A 44-year-old man has become the first person in Alabama to die from the West Nile virus, state health officials said yesterday, according to the Associated Press.

The man, who was not identified, died Oct. 30 after becoming infected in late August, state veterinarian Bill Johnston said.

The man is the fifth person in the nation to die from the mosquito-borne virus this year, following a 70-year-old man in Massachusetts, a 45-year-old man in New Jersey, a 71-year-old woman in Georgia and a Connecticut woman in her 90s.

The federal Centers for Disease Control and Prevention didn't confirm the Alabama case until yesterday because of a backlog caused by the anthrax investigation, Johnston said.

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Gout Drug Aids Heart Patients

A gout drug gives straining heart muscles a much-needed tune-up and could one day be a treatment for patients with heart failure, new research says, according to a HealthDay report.

Scientists have found that the drug, allopurinol, can make heart muscles run better while using less energy when it's infused directly into the organ's blood supply. Experts caution, however, that with only nine patients, the study is quite small, and that infusing the heart isn't an appropriate way to treat large numbers of people.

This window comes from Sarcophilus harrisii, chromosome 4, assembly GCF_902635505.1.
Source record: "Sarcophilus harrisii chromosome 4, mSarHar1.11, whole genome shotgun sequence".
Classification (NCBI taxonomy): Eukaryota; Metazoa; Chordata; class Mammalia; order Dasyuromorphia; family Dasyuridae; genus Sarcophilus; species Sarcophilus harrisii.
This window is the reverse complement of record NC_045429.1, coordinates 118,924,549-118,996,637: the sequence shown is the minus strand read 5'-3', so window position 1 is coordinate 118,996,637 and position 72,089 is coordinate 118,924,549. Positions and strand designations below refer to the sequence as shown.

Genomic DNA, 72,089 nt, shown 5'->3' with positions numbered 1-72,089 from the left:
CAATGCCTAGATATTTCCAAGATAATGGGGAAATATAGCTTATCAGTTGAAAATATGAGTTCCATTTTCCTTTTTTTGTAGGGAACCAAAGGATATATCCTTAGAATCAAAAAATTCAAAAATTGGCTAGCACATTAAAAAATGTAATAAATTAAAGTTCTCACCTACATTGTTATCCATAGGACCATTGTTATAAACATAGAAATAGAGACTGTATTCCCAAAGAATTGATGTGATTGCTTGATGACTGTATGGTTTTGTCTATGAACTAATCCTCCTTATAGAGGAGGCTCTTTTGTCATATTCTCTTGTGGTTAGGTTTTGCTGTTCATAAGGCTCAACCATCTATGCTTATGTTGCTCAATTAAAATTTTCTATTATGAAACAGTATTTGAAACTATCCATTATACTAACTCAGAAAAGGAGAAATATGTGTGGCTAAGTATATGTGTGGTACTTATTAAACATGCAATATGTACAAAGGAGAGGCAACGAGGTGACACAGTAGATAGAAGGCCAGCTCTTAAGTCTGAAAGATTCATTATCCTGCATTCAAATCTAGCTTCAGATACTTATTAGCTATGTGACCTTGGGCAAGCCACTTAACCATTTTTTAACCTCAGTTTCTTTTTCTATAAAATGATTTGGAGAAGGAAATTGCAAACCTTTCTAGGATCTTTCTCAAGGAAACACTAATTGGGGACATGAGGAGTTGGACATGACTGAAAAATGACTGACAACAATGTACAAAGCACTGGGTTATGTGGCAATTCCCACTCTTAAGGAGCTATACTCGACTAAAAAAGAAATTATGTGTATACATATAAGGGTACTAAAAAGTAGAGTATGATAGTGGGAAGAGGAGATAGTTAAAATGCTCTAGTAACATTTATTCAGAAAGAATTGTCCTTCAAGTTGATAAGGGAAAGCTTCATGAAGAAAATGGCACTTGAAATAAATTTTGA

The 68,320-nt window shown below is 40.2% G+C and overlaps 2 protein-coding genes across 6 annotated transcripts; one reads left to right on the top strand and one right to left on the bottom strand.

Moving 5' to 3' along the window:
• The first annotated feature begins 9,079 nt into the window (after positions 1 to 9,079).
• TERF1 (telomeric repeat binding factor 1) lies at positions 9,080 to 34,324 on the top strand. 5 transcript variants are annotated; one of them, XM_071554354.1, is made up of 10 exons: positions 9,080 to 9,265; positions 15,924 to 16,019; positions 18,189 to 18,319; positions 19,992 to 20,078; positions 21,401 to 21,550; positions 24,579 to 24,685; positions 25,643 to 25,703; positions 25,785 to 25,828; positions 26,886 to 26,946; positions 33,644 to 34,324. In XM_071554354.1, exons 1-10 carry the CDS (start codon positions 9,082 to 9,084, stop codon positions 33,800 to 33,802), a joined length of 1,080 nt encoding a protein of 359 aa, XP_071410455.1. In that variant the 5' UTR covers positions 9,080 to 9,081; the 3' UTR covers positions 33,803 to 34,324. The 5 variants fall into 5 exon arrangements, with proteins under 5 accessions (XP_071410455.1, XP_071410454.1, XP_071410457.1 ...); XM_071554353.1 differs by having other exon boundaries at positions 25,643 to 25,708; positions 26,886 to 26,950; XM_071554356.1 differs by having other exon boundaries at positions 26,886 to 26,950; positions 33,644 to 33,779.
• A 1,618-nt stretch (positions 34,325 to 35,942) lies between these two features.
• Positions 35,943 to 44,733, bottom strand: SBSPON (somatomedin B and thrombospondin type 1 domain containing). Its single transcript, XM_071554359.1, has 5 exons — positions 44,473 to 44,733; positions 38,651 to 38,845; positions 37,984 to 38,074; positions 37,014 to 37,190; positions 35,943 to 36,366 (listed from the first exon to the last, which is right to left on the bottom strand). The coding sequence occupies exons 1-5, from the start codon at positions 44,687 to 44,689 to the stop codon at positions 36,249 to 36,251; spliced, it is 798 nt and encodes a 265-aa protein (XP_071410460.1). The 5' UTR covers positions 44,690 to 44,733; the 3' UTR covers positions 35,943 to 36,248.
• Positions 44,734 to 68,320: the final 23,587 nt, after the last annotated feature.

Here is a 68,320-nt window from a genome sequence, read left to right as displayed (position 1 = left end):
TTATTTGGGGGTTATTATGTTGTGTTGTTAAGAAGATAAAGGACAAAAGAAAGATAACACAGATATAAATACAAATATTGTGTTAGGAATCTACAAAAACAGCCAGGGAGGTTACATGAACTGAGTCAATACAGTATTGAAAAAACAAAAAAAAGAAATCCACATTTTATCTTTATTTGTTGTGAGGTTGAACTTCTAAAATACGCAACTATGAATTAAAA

But, they add, the results are encouraging enough to warrant additional research into the drug as a possible therapy for heart failure, a disease with no cure that strikes 550,000 Americans a year.

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Gene Therapy Rejuvenates Damaged Hearts

New research shows that a gene from a naturally occurring hormone called vascular endothelial growth factor (VEGF), when injected directly into damaged heart muscle, improved the conditions of patients who were in the final stages of heart disease, HealthDay reported.

At the end of two separate studies, most of the patients reported less chest pain and greater physical function, the researchers say. Both reports, one that followed heart patients for one year and another that tracked them for two years, were presented recently at the American Heart Association's Scientific Sessions meeting in Anaheim, Calif.

Although the results are promising, cardiologists emphasize that the next step needs to be a larger, randomized trial using a control group that doesn't receive the gene therapy.

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Solvent Unnerving Some Car Mechanics

Repeated exposure to a chemical found in some car maintenance products can cause nerve problems, including numbness in the hands, feet and forearms, according to the Centers for Disease Control and Prevention, the Associated Press reported.

In extreme cases, the chemical solvent n-hexane, found in some products used to clean and de-grease engines, can lead to loss of motor skills, the CDC said.

The warning follows a study by health officials in California who found that three mechanics reported the numbness and tingling after using some products with n-hexane. The nerve condition typically improves when the exposure to n-hexane stops, the AP said.